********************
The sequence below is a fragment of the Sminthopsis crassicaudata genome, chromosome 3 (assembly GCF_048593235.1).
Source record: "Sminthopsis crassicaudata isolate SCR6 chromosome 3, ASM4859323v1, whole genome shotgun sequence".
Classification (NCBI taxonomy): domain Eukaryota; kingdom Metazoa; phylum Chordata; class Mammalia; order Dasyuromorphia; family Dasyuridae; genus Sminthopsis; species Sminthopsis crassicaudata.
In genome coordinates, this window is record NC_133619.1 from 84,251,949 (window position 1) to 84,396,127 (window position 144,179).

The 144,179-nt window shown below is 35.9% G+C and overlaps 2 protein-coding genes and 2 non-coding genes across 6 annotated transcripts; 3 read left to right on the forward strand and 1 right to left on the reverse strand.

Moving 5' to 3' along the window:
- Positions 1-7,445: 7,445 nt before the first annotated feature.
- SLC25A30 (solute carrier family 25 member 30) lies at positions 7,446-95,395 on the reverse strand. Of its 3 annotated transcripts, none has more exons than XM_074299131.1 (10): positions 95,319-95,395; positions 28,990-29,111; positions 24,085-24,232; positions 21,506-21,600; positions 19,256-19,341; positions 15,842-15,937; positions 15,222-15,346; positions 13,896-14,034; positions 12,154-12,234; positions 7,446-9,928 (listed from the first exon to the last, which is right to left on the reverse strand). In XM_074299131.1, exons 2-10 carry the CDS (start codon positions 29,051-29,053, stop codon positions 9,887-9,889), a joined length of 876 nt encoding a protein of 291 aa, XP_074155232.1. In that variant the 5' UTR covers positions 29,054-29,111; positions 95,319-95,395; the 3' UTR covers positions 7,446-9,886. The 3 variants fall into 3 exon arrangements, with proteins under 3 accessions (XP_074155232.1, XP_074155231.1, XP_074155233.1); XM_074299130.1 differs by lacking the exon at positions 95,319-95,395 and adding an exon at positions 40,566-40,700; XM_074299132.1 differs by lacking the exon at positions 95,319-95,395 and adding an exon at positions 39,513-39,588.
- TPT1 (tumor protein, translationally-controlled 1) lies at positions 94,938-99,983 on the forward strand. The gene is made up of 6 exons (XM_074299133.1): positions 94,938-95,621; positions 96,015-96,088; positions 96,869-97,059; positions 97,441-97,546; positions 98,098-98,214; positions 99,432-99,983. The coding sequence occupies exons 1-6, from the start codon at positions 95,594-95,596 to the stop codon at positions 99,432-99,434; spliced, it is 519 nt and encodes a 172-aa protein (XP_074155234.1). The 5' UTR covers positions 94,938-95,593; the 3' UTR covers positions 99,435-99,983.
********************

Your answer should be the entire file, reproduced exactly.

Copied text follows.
The sequence below is a fragment of the Sminthopsis crassicaudata genome, chromosome 3 (assembly GCF_048593235.1).
Source record: "Sminthopsis crassicaudata isolate SCR6 chromosome 3, ASM4859323v1, whole genome shotgun sequence".
Classification (NCBI taxonomy): domain Eukaryota; kingdom Metazoa; phylum Chordata; class Mammalia; order Dasyuromorphia; family Dasyuridae; genus Sminthopsis; species Sminthopsis crassicaudata.
In genome coordinates, this window is record NC_133619.1 from 84,251,949 (window position 1) to 84,396,127 (window position 144,179).

The 144,179-nt window shown below is 35.9% G+C and overlaps 2 protein-coding genes and 2 non-coding genes across 6 annotated transcripts; 3 read left to right on the forward strand and 1 right to left on the reverse strand.

Moving 5' to 3' along the window:
- Positions 1-7,445: 7,445 nt before the first annotated feature.
- SLC25A30 (solute carrier family 25 member 30) lies at positions 7,446-95,395 on the reverse strand. Of its 3 annotated transcripts, none has more exons than XM_074299131.1 (10): positions 95,319-95,395; positions 28,990-29,111; positions 24,085-24,232; positions 21,506-21,600; positions 19,256-19,341; positions 15,842-15,937; positions 15,222-15,346; positions 13,896-14,034; positions 12,154-12,234; positions 7,446-9,928 (listed from the first exon to the last, which is right to left on the reverse strand). In XM_074299131.1, exons 2-10 carry the CDS (start codon positions 29,051-29,053, stop codon positions 9,887-9,889), a joined length of 876 nt encoding a protein of 291 aa, XP_074155232.1. In that variant the 5' UTR covers positions 29,054-29,111; positions 95,319-95,395; the 3' UTR covers positions 7,446-9,886. The 3 variants fall into 3 exon arrangements, with proteins under 3 accessions (XP_074155232.1, XP_074155231.1, XP_074155233.1); XM_074299130.1 differs by lacking the exon at positions 95,319-95,395 and adding an exon at positions 40,566-40,700; XM_074299132.1 differs by lacking the exon at positions 95,319-95,395 and adding an exon at positions 39,513-39,588.
- TPT1 (tumor protein, translationally-controlled 1) lies at positions 94,938-99,983 on the forward strand. The gene is made up of 6 exons (XM_074299133.1): positions 94,938-95,621; positions 96,015-96,088; positions 96,869-97,059; positions 97,441-97,546; positions 98,098-98,214; positions 99,432-99,983. The coding sequence occupies exons 1-6, from the start codon at positions 95,594-95,596 to the stop codon at positions 99,432-99,434; spliced, it is 519 nt and encodes a 172-aa protein (XP_074155234.1). The 5' UTR covers positions 94,938-95,593; the 3' UTR covers positions 99,435-99,983.